If the city believes tearing down buildings including the iconic Monterey Hotel is an improvement (they obviously do, otherwise, why give the order?), and part of downtown revitalization efforts, and writes orders for raze or repair of those buildings that reside in a TIF District, the city should be obligated to commit TIF district surplus funds to those properties to facilitate those improvements - for the owner - and leave the decision to raze or repair to the owner. In these cases, the funds should be there for the property owners just for the asking, especially more so if those properties are significant (they are) enough to the point that the city has singled them out (they did).

And the beauty about those TIF funds, according to some wealthy developers - it cost local taxpayers nothing.

Thursday, September 06, 2018

Janesville Republican Lobbied For Teacher Walker And Friends Labeled as "Unsafe"

According to a report in the Journal Sentinel, one of the teachers Scott Walker dragged out into the public debate to hurt challenger Tony Evers had a state legislator lobby on her behalf.

The teacher, accused of sending lewd snapchats to a student, never was charged with wrongdoing after the school agency found no probable cause she had violated the "immoral conduct" clause in state law.

But that doesn't stop political party hacks from being political party hacks.

JS Online Excerpt:
"This is a damning indictment of Tony Evers’ leadership and yet another stark example of his failure to keep kids safe in our schools," said Alec Zimmerman, spokesman for the state Republican Party.

The problem with that of course is; Evers had no choice but to reinstate the teacher's license. But he did not put the teacher back in a school. That would be Rep. Amy Loudenbeck of Janesville who fought for that, IF you want to indict for the failure of keeping kids safe.

JS Online Excerpt:
What's more, a staffer for a Republican state lawmaker, Rep. Amy Loudenbeck of Clinton, lobbied Evers' staff in 2015 to hurry up the investigation so the former Beloit teacher could accept a new job. After the case was closed, she taught at a Janesville school for a year.

They say there's always more to a story.

Sunday, August 26, 2018

As Democracy Fades, Edgerton Considers The Ultimate Gerrymander: "At-Large" Council Elections

Edgerton leaders are proposing to change their geographically-based aldermanic representative form of city government to an "At-Large" system. Currently, Edgerton (Pop. 5,500) has three districts with two alders elected from each.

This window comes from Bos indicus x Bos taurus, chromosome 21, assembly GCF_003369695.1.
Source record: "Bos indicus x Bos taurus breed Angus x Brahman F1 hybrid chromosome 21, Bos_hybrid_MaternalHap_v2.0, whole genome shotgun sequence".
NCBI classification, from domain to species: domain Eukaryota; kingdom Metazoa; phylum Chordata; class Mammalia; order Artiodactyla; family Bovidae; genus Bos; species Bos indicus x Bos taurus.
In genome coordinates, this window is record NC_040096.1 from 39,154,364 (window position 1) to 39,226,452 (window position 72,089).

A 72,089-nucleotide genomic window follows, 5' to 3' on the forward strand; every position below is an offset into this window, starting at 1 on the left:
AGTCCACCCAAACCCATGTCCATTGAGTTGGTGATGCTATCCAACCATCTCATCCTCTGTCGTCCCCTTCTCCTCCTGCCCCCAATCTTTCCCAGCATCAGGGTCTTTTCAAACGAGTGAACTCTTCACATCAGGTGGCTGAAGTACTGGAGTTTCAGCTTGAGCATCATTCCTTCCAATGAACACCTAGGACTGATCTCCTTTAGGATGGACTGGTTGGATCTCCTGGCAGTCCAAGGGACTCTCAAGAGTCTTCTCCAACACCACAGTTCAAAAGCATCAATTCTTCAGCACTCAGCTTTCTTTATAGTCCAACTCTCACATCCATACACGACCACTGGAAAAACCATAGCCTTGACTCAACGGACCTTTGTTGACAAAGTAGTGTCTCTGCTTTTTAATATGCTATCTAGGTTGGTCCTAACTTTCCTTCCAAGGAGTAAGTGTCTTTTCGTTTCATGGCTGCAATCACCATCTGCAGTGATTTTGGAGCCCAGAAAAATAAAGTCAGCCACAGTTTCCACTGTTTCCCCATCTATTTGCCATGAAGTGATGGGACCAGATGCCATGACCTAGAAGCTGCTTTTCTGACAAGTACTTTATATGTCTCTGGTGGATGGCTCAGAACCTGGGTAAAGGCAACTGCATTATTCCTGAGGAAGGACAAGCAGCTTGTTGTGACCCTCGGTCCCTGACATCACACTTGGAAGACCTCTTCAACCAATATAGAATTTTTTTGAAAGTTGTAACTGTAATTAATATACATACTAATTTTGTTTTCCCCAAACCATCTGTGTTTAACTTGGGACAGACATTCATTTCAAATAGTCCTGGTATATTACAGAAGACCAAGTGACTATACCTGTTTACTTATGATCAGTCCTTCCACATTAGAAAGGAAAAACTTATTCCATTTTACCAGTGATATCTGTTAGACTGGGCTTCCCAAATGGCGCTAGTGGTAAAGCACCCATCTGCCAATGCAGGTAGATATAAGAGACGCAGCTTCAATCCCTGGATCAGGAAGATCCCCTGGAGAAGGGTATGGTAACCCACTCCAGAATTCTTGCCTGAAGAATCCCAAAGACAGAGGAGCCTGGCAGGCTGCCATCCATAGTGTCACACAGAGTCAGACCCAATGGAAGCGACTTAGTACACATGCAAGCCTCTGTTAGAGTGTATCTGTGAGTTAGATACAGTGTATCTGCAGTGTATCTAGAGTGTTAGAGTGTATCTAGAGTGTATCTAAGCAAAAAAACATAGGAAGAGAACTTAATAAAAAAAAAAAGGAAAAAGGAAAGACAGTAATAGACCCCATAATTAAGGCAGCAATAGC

Apparently, as it goes with nearly all of these changes aimed at weakening democracy, incumbents would have his/her power structure protected no matter where they live in the city.

WCLO Excerpt:
Lund says it makes sense since elected council members represent the entire city anyway. Lund says it’d also be a little cheaper to produce the ballots, and would allow any representative to move within the city without having to resign from the council. The topic was broached at a recent council meeting with mixed opinion among members. Lund says the resolution will likely be on the September 4th meeting agenda if all the council members can be present.

"At-Large" is the ultimate gerrymander for elected representatives to choose their own constituents by blurring the lines under the false premise of representing the entire population. Cities have mayors for that. States have governors for that.

Instead of representing their neck of the woods in the body politic, At-Large is a cop-out from democracy and a fear of diversity replaced by centralized single interest rule. Like in Janesville.

Wednesday, August 15, 2018

Some Useless Information On Janesville's Primary Vote For The First CD

Looking over the vote totals from Janesville's wards in the Wisconsin primary between Randy Bryce and Cathy Myers, one thing stands out. The wards numbered 6, 7, 8, 9, 10 and 11 surrounding the former GM Plant on the city's south side, as expected, pulled hard for the union iron worker Bryce. Those six wards gave Bryce a 251 vote edge over Myers in a city of 30 wards Bryce won by a total of 330 votes.

The Janesville total: Bryce 4077 - Myers 3747.

On an interesting side note, the GOP establishment wards they specially carved out from the city for Republican state assembly Amy Loudenbeck, Wards 20, 21, 22, 23, 26 and 29 also went to Bryce, but by a closer margin of 45 votes.

On the republican side, Bryan Steil, Paul Ryan's hand-picked nominee, also did well against his opponents in Loudenbeck's gerrymandered wards, but he did even better in the cliquey establishment wards surrounding the Palmer Park area. Steil had his strongest showing in Palmer wards 12, 27 and 28. Relatively speaking, votes for republicans including Steil were almost non-existant in the GM wards.

Here's the common denominator: Bryce also won those cliquey establishment Palmer Park wards as well, 652 to 627.

The take away: Myers held her own in the most urbanized diverse central sections of the city against Bryce. But no doubt about it, voter enthusiasm for democrats is running high. If Myers voters can pick up the pieces and coalesce around Bryce, he could win in November. They have to because he won't win without them.

SOURCE: Rock County Election Results

Wednesday, August 08, 2018

Dear Janesville Authorities: A 68-year-old Homeless Man Is An Endangered/Missing Person

Heartbreaking news of yet another body being pulled out from the Rock River from under a bridge in Janesville gets worse. Initial reports stated that Janesville police were aware of the homeless senior yet straight-faced told that there currently are no reports of any missing/endangered persons from the area.

There is something seriously wrong with that.

WFAW - Man Found in Rock River in Janesville Identified R.I.P.